Sneak-Thief Blacet Modular
Unpacking the kit and assembling the rack:

Contents - VCO, VCA, EG, Multiple, LFO, Filthy Filtre, PSU, cables, rack. The whole kit cost ~$850 US from (pre-assembled is an extra $250)

I was a little daunted at first, especially after flipping through the extensive instructions. Even though I've worked with electronics all my life, I didn't want to make any (costly) mistakes, especially since I was only using a cheap 30W soldering iron *shudder*. Starting with the rack assembly seemed like the best first step. The rack is a bit flimsy and lightweight, but I don't plan on bringing this out much so it's not really an issue.

First module complete:

Okay, that wasn't so bad. Of course the Multiple module is as simple as they come. As I built the 5 power distribution cables, I realized I was going to need some better wire cutters and a stripper (ummm, wire stripper that is)... I also went out and bought demineralized water to clean the boards after soldering.

LFO Complete - VCA is next.

Every module comes with a brilliant documentation folder that contain a functional overview, a circuit diagrams, parts lists and most importantly, incredibly detailed step-by-step instructions. For the assembly to go smoothly, one has to meticulously identify and sort resistors, caps, and transistors - then hopefully be able to solder them without too much mess :)

Home stretch...

That's the Filthy Filtre sitting on the table, waiting to be wired to the stooge panel. I chose this one over Blacet's Final Filtre because I wanted a filter with dirt and grit (aka balls). This, along with the previous module that I completed (the VCO) were the most challenging ones in terms of sheer number of parts and calibration. For the calibration, I used my DMM as well as a freeware oscilloscope for my pc: the demo version of Oscillometer worked well.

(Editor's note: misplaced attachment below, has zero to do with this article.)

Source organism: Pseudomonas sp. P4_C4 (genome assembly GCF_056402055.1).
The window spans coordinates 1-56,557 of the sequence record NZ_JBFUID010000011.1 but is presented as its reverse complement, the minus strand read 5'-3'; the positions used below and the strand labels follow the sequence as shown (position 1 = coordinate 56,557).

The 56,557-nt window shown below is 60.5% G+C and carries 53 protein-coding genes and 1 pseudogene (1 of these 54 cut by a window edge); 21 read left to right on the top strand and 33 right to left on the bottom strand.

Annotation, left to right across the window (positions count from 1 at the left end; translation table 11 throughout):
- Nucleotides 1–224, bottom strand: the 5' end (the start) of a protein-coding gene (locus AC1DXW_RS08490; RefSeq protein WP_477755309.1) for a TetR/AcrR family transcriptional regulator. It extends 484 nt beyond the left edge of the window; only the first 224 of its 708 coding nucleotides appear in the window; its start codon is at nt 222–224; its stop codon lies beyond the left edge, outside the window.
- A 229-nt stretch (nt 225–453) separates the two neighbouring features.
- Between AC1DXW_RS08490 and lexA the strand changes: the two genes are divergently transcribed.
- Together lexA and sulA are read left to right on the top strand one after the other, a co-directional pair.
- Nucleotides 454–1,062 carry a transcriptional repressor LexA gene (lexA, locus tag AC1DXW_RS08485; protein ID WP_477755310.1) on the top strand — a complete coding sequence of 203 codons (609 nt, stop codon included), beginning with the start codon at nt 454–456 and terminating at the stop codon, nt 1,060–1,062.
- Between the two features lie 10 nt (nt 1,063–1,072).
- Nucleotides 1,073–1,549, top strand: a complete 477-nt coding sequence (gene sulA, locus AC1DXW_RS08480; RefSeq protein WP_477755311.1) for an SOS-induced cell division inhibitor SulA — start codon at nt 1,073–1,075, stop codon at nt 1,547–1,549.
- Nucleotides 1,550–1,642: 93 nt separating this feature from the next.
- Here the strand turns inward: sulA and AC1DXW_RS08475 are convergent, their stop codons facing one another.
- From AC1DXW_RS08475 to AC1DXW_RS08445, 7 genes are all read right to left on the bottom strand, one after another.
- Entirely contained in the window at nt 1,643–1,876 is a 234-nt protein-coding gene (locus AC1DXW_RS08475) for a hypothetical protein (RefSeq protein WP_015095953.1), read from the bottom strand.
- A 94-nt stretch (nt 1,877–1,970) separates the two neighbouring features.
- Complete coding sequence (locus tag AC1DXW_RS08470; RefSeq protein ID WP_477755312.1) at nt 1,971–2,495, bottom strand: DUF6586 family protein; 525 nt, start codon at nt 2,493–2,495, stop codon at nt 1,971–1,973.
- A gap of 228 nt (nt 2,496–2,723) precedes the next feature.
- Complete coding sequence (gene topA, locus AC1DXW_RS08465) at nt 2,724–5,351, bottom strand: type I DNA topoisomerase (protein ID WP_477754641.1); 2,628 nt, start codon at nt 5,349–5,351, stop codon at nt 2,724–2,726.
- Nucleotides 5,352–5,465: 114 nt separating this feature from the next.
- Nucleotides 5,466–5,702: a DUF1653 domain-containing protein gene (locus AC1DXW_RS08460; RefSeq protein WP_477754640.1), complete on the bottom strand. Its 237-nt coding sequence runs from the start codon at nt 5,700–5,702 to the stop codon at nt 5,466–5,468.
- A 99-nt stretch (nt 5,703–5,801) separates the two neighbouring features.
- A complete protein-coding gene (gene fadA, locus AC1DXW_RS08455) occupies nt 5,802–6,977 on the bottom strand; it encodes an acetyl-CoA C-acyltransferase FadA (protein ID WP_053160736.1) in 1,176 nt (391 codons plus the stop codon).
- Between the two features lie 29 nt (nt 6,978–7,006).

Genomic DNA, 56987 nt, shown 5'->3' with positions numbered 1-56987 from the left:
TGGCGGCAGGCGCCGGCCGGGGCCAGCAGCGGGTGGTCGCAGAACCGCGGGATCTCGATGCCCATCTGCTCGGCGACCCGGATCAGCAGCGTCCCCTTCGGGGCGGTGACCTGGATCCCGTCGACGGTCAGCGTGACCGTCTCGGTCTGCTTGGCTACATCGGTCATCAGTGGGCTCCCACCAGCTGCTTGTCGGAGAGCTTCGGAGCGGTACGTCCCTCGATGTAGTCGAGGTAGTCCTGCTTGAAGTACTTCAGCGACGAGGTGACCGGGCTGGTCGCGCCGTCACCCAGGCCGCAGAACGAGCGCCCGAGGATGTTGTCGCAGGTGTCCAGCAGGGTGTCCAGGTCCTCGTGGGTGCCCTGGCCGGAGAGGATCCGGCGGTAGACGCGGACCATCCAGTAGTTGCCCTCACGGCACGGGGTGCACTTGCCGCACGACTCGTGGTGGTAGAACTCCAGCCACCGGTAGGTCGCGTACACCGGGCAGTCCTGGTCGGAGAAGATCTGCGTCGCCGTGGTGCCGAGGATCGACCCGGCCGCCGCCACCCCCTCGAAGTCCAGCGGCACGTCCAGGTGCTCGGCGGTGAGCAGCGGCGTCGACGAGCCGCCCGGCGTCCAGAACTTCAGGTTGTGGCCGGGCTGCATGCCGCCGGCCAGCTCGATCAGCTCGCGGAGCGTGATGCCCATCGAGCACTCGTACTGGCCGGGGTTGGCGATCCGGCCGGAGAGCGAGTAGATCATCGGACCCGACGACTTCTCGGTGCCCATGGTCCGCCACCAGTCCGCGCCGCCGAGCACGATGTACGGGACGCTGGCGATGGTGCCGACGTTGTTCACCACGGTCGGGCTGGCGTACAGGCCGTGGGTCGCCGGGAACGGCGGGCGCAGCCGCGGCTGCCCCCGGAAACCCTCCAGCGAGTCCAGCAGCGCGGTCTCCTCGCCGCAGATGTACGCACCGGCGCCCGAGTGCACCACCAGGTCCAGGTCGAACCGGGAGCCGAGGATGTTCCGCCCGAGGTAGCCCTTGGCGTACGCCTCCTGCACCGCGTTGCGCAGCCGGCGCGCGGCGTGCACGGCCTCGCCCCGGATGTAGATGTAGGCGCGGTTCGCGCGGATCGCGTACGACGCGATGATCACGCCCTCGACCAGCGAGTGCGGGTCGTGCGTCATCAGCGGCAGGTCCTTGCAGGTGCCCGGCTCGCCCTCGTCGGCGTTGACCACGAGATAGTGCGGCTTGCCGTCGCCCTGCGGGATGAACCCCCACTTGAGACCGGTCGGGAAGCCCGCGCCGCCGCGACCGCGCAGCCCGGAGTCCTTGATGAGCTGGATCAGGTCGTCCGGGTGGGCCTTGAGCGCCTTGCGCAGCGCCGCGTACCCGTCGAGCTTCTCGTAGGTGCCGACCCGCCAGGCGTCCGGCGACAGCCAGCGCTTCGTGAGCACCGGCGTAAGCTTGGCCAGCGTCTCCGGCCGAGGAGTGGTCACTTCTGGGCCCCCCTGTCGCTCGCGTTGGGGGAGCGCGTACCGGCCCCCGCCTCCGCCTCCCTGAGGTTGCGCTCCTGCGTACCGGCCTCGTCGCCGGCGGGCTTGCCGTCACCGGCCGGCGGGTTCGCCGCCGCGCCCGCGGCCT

Everything was successfully completed in three days. The only minor problem that I had was when I somehow inserted one of the very last IC's incorrectly and bent a pin. I was tired and not working under a spotlight. My bad!

The big question is: why buy a Blacet? Simple: for the sound and the modulation capabilities (not to mention quality)! As you can see, almost every function can be controlled via CV.

Audio Samples

I definitely can't do this modular justice after only one day of use. Nevertheless here are a few of mp3's that hint at the sonic and modulation capabilities (I only had used 5 patch cables - I need to make more!!!!).

The following MP3's from me have no added fx and were all created using the internal LFO to trigger the gate and to sequence the 3-octave-switch on the VCO.

  • Sneaky's first Blacet noodling Pt.1
  • Sneaky's first Blacet noodling Pt.2
  • Sneaky's first Blacet noodling Pt.3

    And here's my first proper "musical" demo of this beast:

  • Polar Crust
    (no sequencer, overdubs, or other synths - just 20 patch cables and knob tweaking! TC fireworx provides a little delay & feedback)

    Demos from

  • VCO + Final Filtre 1
  • VCO + Final Filtre 2

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